1) Memory verses/ passages. I've reflected before that young children are expected to be able to remember nursery rhymes or songs from TV shows, but that somehow Bible memory is seen as too serious an activity or too advanced for them at this age. We were first challenged by this when we celebrated our first African Christmas with a family who home educated their seven children. Each of them had prepared something, right down to the three year old. This year, our four year olds learned most of Luke Chapter 2, the passage from Isaiah 9 proclaiming, 'Unto us a child is born, unto us a Son is given, and the government shall be upon His shoulders. And His name shall be called Wonderful, Counsellor, Mighty God, the Everlasting Father, the Prince of Peace'. They now get extremely excited when they hear these words spoken in church, and have been writing their own songs with them in!
2) We baked cookies and sweets, made cards, and then took them round to friends as gifts. It's difficult these days - most people have everything they want or need, but there is something personal about a home made gift, and few people don't enjoy something nice to eat. Also, it makes it tangible for the children to see that effort goes into making something good, but that it brings real pleasure. Again, it reinforces the importance of relationships and community, which sometimes seem lacking in current society.
3) We've done music. Lots of it. Recently we got a new piano (having left our old one behind when we left Africa). I've brought down my saxophone (which had been hiding upstairs for too long) and the boys have various percussion instruments. We gather round the piano most evenings, and over Christmas have had extended singing times after dinner. Its a really special thing to do, to be able to worship God together as a family. (It also has the added bonus that the boys become more accustomed to times of singing/ bible reading/ prayer and so cope better with Sunday church services). Through the words of some of the great Christmas carols, we've all been able to reflect and know something more of God.
4) Making decorations. We've collected pinecones, holly and ivy, and some of these we have spray painted silver. We made a large collage of shepherds out in the fields, watching over their flocks by night when suddenly an Angel of the Lord appeared to them. We've asked the boys to think about what they've read in the Bible and what needs to go on the collage. As well as being fun and making a lovely decoration, they've thought quite a bit about how it must be to be out in the fields at night - hence we lit a fire for the shepherds and made them some warm clothes!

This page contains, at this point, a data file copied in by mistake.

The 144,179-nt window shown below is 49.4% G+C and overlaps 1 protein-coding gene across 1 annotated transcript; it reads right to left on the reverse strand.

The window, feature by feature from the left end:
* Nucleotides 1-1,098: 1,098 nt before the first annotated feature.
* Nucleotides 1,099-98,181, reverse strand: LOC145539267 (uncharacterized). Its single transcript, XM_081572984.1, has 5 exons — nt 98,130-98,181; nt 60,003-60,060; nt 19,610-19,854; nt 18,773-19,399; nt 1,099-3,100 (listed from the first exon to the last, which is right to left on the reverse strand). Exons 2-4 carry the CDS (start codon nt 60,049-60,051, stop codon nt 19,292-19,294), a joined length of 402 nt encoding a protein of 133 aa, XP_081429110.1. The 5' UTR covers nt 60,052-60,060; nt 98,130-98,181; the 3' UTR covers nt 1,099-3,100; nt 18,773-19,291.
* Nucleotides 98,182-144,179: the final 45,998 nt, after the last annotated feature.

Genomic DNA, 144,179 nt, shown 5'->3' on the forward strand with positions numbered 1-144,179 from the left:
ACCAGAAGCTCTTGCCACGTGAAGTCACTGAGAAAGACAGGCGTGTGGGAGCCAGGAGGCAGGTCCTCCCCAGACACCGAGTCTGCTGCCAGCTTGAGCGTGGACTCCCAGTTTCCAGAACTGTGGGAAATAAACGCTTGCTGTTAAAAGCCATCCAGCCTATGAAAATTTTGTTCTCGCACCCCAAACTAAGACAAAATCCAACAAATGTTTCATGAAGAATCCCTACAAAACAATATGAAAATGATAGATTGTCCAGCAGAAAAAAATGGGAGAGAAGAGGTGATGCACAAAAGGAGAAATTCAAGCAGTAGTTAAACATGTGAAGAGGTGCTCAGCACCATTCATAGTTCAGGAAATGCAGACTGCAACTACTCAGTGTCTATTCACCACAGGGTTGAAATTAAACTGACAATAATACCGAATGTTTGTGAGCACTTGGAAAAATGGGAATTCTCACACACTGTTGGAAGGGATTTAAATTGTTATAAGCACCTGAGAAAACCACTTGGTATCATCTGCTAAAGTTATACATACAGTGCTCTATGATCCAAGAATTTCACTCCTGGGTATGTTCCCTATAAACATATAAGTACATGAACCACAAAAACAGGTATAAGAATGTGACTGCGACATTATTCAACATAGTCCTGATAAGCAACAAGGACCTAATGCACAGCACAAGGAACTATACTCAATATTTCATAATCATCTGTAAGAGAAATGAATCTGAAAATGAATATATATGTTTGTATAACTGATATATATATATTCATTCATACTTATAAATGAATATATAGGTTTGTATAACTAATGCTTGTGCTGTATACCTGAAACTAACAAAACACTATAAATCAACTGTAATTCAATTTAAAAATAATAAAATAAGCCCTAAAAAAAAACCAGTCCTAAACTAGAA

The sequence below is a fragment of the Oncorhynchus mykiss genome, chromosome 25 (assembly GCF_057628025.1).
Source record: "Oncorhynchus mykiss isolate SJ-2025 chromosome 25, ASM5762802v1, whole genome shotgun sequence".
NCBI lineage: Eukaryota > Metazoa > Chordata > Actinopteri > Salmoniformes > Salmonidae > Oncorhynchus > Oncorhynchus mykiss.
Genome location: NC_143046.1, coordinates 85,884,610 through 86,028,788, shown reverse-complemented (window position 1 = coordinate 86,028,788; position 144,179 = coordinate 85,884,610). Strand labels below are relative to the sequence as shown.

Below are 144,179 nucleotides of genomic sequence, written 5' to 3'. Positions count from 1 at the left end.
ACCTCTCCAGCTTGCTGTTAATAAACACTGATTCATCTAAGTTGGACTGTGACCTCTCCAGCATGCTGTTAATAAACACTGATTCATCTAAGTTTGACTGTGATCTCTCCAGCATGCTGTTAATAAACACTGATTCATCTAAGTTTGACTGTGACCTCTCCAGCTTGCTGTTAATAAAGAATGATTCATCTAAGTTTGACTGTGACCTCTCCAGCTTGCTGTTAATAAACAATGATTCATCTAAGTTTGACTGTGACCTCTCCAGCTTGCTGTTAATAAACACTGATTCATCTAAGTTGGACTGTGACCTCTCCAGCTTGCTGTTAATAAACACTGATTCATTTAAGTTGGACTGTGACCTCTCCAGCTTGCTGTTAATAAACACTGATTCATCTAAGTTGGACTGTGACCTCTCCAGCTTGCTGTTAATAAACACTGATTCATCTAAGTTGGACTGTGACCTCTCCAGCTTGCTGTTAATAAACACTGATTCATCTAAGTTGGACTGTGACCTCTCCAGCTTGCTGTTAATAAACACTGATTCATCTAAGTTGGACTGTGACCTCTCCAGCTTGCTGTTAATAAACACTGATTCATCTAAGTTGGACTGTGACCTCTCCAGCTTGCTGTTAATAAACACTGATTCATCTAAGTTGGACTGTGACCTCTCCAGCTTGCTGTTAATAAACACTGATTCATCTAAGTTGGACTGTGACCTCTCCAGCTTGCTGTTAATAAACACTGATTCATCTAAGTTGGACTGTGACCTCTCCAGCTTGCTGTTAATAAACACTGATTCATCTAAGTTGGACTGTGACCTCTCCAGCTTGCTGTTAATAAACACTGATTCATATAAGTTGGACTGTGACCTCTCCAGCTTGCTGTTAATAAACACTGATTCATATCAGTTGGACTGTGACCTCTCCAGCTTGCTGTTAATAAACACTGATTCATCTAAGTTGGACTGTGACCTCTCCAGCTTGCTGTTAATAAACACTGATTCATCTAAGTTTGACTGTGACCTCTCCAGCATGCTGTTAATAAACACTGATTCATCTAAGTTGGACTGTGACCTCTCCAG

5) Visiting family. We live quite a distance from most relatives, but were able to visit a large section of the family last week. Like I said, I'm not against visiting friends and family, enjoying meals together and having fun - its just that I think the emphasis needs to be on why we are having the celebrations.
6) Lots of baking. Cooking is a big activity in this house, in that we do plenty of it, but involve the boys and embrace the many educational opportunities that present themselves as one follows a recipe. Sometimes I stick to things I know are simple and will work well, but this month we've experimented a bit more
7) Singing carols in a nursing home with a group from church. This was a very special thing to do. Many of the old people in that home were confused and suffering with memory loss, but their faces lit up as they started to sing along to the old carols that they remembered from their youth. It was good for the boys to be involved in this, and to seek to share some of the good news about God with those who may not know it themselves.
In all these things, my prayer is that the boys know and love God more each day as they grow. Somebody recently told me I was thinking too much about things, maybe being a bit 'hard on myself' when I was reflecting on mixed motives and whether we truly live to serve and honour God in all things. But as a parent, what is the most important thing of all? What is your priority? Truly? Is it simply to get through the day, or to do the things that everybody else does without thinking about it? Or is it worth stopping and thinking a little more.
'And whatever you do, whether in word or deed, do it all in the name of the Lord Jesus, giving thanks to God the Father through him.'